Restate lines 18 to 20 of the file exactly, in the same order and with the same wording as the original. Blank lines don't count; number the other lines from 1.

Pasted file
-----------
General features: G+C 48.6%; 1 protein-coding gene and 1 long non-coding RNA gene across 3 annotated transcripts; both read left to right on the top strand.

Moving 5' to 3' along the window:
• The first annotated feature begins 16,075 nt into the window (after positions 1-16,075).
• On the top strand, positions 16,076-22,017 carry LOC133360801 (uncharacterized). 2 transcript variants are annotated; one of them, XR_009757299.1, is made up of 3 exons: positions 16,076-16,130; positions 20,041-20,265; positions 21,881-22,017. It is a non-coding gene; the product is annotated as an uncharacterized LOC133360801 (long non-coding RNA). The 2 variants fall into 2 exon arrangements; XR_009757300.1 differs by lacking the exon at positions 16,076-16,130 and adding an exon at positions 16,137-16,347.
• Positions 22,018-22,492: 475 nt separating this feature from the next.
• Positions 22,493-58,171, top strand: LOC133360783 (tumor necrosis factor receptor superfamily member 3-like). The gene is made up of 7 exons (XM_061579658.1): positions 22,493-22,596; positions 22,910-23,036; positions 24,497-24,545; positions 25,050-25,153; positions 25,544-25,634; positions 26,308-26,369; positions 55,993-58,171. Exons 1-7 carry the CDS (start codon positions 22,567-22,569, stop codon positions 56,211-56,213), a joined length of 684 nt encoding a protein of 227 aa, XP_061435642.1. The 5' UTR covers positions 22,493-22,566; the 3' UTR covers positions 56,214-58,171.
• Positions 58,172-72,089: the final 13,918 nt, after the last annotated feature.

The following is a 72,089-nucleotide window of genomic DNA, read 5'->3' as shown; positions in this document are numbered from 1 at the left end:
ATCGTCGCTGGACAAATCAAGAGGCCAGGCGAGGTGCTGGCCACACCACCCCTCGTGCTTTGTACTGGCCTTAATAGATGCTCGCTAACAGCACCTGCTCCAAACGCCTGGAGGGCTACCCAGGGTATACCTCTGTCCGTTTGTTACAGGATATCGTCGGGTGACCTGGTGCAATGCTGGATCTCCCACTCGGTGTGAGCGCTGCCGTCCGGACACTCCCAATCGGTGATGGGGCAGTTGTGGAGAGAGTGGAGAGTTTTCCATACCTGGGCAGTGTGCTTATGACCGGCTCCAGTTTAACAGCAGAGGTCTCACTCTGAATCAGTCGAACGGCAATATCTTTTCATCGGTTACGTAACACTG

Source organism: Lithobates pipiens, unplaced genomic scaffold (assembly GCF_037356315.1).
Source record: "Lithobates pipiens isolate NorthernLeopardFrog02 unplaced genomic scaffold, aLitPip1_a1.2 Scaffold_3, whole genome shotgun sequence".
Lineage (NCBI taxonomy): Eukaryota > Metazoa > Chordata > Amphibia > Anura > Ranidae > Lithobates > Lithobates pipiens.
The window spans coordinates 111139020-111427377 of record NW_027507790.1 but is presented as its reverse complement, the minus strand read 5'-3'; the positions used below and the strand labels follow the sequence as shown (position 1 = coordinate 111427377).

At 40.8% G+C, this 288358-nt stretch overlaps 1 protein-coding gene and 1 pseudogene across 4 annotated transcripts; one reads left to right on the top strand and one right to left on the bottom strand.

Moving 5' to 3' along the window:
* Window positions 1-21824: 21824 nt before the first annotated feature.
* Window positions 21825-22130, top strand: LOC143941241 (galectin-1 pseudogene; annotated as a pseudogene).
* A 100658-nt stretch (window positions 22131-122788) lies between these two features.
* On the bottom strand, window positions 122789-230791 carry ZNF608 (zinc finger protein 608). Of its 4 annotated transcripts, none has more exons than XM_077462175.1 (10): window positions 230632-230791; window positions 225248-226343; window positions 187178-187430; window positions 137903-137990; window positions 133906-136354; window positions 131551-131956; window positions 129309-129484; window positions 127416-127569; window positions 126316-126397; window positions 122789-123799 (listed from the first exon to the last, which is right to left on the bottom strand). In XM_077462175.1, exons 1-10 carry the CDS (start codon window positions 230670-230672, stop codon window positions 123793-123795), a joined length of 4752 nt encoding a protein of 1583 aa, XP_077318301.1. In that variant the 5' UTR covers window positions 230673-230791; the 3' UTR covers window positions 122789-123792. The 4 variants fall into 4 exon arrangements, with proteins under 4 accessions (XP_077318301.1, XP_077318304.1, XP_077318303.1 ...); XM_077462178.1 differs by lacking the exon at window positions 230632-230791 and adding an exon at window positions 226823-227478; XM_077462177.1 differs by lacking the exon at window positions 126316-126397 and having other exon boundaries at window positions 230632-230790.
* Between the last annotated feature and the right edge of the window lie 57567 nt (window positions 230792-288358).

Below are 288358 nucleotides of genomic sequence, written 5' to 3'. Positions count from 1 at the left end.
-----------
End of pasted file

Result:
* A 100658-nt stretch (window positions 22131-122788) lies between these two features.
* On the bottom strand, window positions 122789-230791 carry ZNF608 (zinc finger protein 608). Of its 4 annotated transcripts, none has more exons than XM_077462175.1 (10): window positions 230632-230791; window positions 225248-226343; window positions 187178-187430; window positions 137903-137990; window positions 133906-136354; window positions 131551-131956; window positions 129309-129484; window positions 127416-127569; window positions 126316-126397; window positions 122789-123799 (listed from the first exon to the last, which is right to left on the bottom strand). In XM_077462175.1, exons 1-10 carry the CDS (start codon window positions 230670-230672, stop codon window positions 123793-123795), a joined length of 4752 nt encoding a protein of 1583 aa, XP_077318301.1. In that variant the 5' UTR covers window positions 230673-230791; the 3' UTR covers window positions 122789-123792. The 4 variants fall into 4 exon arrangements, with proteins under 4 accessions (XP_077318301.1, XP_077318304.1, XP_077318303.1 ...); XM_077462178.1 differs by lacking the exon at window positions 230632-230791 and adding an exon at window positions 226823-227478; XM_077462177.1 differs by lacking the exon at window positions 126316-126397 and having other exon boundaries at window positions 230632-230790.
* Between the last annotated feature and the right edge of the window lie 57567 nt (window positions 230792-288358).